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CMMS: How to Implement Condition-Based Monitoring
OTHER PARTS OF THIS ARTICLEPt. 1: CMMS: Use Software to Manage Energy UsePt. 2: CMMS Upgrades: What Modules Do You Need?Pt. 3: CMMS: Data Can Uncover Energy DeficienciesPt. 4: This Page
Implementing condition-based monitoring is another important step in taking full advantage of a CMMS to reach higher levels of sustainability. A CMMS that triggers corrective work orders and PM schedules based on energy-use levels can greatly reduce energy use by equipment. An important fact to remember is the system's users can define these conditions, meaning they can set minimum and maximum values. Once they set those parameters, the CMMS triggers corrective actions based on those values.
Condition-based monitoring is particularly useful for PM activities. One example might involve the CMMS triggering a PM action based on an air-handling unit's run-time hours. This strategy can greatly increase the overall efficiency of a PM program, as well as the mechanical systems as a whole.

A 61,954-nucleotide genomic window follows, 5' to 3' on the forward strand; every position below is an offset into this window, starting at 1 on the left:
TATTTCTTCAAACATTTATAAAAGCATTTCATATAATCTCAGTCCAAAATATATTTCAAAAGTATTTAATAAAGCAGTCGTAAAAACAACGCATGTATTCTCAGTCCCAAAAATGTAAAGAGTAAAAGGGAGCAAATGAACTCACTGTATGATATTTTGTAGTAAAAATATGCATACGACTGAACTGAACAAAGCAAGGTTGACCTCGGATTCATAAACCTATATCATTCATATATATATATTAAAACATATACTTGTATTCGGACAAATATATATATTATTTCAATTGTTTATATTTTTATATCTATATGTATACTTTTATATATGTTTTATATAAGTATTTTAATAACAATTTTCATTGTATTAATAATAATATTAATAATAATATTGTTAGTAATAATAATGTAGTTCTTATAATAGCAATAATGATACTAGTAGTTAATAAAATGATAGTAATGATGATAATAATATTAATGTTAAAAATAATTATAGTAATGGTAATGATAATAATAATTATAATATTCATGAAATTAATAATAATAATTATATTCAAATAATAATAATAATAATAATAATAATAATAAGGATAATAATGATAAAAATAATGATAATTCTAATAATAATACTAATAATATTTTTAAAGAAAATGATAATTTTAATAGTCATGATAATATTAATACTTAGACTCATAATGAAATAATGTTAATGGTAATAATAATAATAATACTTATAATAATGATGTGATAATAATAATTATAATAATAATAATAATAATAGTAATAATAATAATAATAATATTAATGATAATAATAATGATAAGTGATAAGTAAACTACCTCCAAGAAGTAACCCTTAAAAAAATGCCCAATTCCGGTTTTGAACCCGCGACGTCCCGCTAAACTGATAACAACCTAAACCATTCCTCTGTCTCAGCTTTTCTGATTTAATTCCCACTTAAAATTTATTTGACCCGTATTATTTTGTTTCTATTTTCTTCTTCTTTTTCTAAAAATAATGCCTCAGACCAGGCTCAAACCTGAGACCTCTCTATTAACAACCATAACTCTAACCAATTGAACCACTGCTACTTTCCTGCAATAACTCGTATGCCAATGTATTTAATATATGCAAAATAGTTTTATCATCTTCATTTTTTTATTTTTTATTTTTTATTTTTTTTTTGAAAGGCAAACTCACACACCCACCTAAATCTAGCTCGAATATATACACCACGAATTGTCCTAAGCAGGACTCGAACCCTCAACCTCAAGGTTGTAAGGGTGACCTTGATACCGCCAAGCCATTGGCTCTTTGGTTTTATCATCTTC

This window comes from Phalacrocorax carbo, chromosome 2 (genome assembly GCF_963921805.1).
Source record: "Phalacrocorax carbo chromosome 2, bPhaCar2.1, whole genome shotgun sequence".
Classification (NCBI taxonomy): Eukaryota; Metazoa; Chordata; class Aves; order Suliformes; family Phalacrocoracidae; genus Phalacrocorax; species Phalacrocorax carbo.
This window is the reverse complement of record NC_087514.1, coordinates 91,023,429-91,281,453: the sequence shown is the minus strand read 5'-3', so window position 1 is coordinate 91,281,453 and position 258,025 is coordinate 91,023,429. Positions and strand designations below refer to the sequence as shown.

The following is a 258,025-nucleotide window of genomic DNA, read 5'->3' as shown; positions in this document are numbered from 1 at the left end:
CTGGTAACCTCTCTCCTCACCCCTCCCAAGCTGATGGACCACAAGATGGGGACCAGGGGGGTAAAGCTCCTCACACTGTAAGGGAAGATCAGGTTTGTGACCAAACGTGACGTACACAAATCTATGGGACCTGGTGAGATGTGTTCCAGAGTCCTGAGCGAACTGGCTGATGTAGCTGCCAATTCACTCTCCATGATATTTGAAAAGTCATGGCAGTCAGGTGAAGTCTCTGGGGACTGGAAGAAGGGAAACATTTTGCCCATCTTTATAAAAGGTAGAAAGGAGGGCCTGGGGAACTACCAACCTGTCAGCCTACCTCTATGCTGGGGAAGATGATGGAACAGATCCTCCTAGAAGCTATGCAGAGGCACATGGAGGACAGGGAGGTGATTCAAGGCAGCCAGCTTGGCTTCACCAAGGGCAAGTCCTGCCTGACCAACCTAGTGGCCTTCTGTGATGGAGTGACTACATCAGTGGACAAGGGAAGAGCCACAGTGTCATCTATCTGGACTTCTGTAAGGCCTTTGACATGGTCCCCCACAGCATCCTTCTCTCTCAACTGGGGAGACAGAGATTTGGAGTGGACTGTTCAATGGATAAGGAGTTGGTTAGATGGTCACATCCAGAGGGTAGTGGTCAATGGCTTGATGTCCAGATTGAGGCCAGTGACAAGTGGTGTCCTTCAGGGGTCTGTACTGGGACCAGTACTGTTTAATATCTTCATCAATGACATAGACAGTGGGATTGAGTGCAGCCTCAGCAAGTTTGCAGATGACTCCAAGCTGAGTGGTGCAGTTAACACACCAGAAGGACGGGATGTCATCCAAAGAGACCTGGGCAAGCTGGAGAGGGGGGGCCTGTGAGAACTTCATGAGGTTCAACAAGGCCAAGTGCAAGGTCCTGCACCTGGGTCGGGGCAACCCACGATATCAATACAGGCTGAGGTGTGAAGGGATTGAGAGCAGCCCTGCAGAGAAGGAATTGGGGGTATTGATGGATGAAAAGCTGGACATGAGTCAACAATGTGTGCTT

Based on CMMS data and analysis, managers also can perform other tasks to enhance their facilities' sustainability, such as creating or enforcing recycling programs, examining their facilities' carbon footprint by reviewing energy use, and addressing pollution problems.
Enhanced efficiency in facility operations will result in lower energy use and maintenance costs, and it will help reduce emissions. Understanding the link between the CMMS and energy performance can be an essential step in helping organizations meet their sustainability goals, so it is important that managers put strategies in place to maximize the benefits of both the CMMS and the BAS.
If organizations can recognize and take advantage of the link between maintenance and energy, practices related to both maintenance management and energy management are likely to become more efficient and successful.
Kris Bagadia is a consultant, an educator, and president of PEAK Industrial Solutions LLC.
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